What needs to happen now is, along with more understanding, is the recognition of how delicate we are as humans and the realization that traumas are indeed a great violence and should be avoided where possible. And for those who are in a position of having to face traumas as a matter of course, there needs to be not only a post-session set of expected de-programming, but also a pre-trauma preparation, which has not even been mentioned yet.

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Police facing mental health issues 1

Police facing mental health issues 1

Two fronts. One is the increasing incidents of police actions against mentally ill people that’s been in the news lately. The police are being asked to cope with a very special part of our population with little training as to how best de-escalate these situations. In a Toronto Star article Jly 13’14, on this issue, the increased numbers of incidents was accounted for “because institutional facilities have closed their doors.” If I recall correctly it was in Mike’s Harris’s time when more and more homeless people began to appear on our streets, and fewer and fewer beds were available for the mentally ill in the province. So social workers are now being trained in some urban jurisdictions to ride along with the police to try to cover some of that territory, and police are slowly being trained to deal with some of the vast array of mental disablities that they could encounter.

This beginning response is a game of catch-up addressing an area that has huge implications. It’s a well-known fact that the poor and the homeless account for a large proportion of the emergency visits and a large proportion of the prison population, and are disproportionally a drain on the health care system and the legal system. Far cheaper it would be to deal with the mental issues these people have up front – rather than deal with them way down the line when they’ve committed a crime or land in the hospital.
The solution to this huge problem is all but simple and I’m always amazed at the differing answers that are proposed. There seems to be no consensus on this issue. However as a former teacher I would humbly suggest that our model for building good human beings is all wrong and consequently our model for fixing them is faulty as well.

In the Maxwell Gladwell book The Outliers, he describes the huge difference between children nurtured in a good supportive intelligent middle class home and those raised in poverty, with poorly educated parents and a weak support system. He shows how despite having superior intellect, even genius level capabilities, unless wisely nurtured, the child has little chance of fulfilling his/her full potential -not to mention take care of mental issues that might arise on the way. A study done at a University in Montreal a few years ago found they could successfully deal with potentially violent children by removing them from the program and having both the child and parents “retrained” to less dysfunctional patterns of behaviour. Mental illness, like violence can indeed be dealt with, especially if caught early.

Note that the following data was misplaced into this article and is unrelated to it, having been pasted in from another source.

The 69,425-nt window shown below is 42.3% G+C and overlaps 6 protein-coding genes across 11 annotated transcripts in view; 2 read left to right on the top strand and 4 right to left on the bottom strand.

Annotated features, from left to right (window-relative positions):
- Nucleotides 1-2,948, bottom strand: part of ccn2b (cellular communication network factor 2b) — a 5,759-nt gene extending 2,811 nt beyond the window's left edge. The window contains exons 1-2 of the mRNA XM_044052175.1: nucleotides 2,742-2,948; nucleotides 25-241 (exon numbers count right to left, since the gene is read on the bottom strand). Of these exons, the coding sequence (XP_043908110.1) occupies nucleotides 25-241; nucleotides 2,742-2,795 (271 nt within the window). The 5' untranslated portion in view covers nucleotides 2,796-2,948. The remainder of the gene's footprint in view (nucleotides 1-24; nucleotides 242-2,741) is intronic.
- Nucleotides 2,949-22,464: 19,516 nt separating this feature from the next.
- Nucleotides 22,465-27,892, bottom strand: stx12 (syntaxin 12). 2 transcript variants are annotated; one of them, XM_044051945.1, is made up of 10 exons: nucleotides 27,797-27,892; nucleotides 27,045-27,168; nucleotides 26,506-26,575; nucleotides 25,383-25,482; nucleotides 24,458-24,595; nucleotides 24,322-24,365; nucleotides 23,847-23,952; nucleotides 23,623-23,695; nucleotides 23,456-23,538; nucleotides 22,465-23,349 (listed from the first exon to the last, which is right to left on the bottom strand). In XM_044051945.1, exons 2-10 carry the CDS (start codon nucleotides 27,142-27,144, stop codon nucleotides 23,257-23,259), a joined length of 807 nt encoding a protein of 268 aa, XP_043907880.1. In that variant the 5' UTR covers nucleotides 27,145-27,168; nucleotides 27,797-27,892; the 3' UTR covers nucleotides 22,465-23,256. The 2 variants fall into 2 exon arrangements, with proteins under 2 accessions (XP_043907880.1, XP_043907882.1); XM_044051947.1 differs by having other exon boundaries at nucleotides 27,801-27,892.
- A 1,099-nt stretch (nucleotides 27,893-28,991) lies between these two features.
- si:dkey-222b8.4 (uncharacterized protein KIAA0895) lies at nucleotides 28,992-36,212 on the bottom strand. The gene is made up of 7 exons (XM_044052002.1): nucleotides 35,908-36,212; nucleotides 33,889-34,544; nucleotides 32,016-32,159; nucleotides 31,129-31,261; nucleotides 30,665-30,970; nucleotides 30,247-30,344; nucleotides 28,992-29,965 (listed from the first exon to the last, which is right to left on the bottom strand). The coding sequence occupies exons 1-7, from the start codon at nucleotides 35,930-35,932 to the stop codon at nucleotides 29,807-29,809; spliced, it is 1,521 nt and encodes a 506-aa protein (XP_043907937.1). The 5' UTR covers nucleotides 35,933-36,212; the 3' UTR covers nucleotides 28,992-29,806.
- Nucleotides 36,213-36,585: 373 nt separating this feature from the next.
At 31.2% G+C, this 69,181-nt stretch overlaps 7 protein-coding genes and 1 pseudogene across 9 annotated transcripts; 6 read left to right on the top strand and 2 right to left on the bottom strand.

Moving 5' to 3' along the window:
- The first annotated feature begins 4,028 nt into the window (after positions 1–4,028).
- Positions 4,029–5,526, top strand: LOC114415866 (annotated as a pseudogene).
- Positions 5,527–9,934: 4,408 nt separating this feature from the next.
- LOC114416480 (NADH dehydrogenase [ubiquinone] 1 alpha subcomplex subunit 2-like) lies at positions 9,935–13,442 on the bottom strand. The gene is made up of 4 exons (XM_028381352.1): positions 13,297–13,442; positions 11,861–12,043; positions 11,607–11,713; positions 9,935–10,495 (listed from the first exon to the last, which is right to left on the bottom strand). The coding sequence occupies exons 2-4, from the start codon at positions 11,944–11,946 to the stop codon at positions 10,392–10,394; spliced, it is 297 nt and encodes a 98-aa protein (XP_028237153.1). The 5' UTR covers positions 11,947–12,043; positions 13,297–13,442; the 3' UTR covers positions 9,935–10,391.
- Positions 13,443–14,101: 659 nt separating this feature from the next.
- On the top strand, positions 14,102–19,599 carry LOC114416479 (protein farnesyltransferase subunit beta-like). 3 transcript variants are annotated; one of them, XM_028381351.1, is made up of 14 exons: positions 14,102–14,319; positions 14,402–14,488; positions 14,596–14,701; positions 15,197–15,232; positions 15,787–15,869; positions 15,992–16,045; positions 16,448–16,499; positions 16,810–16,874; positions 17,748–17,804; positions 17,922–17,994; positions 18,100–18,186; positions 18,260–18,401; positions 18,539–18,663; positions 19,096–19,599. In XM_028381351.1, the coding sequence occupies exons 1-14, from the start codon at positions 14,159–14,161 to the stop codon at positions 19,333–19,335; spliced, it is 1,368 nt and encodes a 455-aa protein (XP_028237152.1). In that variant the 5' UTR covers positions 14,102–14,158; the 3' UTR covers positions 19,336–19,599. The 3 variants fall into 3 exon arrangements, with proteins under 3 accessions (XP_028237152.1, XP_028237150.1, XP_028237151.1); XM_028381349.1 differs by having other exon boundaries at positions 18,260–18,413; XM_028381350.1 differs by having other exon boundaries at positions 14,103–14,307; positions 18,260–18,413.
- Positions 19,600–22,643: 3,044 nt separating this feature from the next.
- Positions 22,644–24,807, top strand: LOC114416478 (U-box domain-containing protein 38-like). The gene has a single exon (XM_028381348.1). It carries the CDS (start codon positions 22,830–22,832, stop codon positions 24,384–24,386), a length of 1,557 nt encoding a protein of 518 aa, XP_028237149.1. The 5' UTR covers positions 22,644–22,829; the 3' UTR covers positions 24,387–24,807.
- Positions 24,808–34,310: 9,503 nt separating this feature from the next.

We’ve long been working with a dysfunctional model of what it means to be healthy – notice it only when it’s extreme, feed it a pill, placate it or institutionalize it and it’s solved – or at least it’s out of sight, out of mind. This model will not a healthy human being make. We can do better than that.

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I’m not religious I’m spiritual

I’m not religious I’m spiritual

The topic comes up often. It s now even a new category on some forms. Ones’ religious persuasion used to be a standard question, at a time when people still identified with one or other of the religious traditions. Even if you weren’t particularly enamoured of the tradition you came from, you would still allow that that was indeed your background. Not any more. People are more and more likely to specify that they are spiritual, but not religious. Hallelujah! I think more and more people are thinking for themselves, and less and less likely to accept what they were told as children – which is after all a good thing.

An older friend of mine in the last few years of his life dreamt that he saw himself sitting at the edge of the universe dressed in a little jacket that he would have worn as a child, while out herding sheep on his family farm. In the dream he felt a little uncomfortable, because the jacket was way too small. The dream was addressing this man’s religious beliefs, which now, at the end of his life ( at the end of the universe) still continued to be the same as when he’d been taught these concepts as a child. And the set of concepts, like the jacket, no longer fit who he was an an adult, nor his circumstances.

We do ourselves harm if we don’t reexamine the ideas we were handed as children. Because surprise, surprise, we could have outgrown them. Sometimes the discrepancy may only appear as a uncomfortable feeling in some situations, sometimes it could cause a real problem. But the act of reexamination needs to be a deliberate one.

There’s a wealth of spiritual information that really is perfectly valid out there, that can help you grow and prosper and open you up to the real enjoyment of life, but unless we let go of clinging to the faith we were handed as children and allow that maybe, just maybe there is more to life than what we’d been led to believe.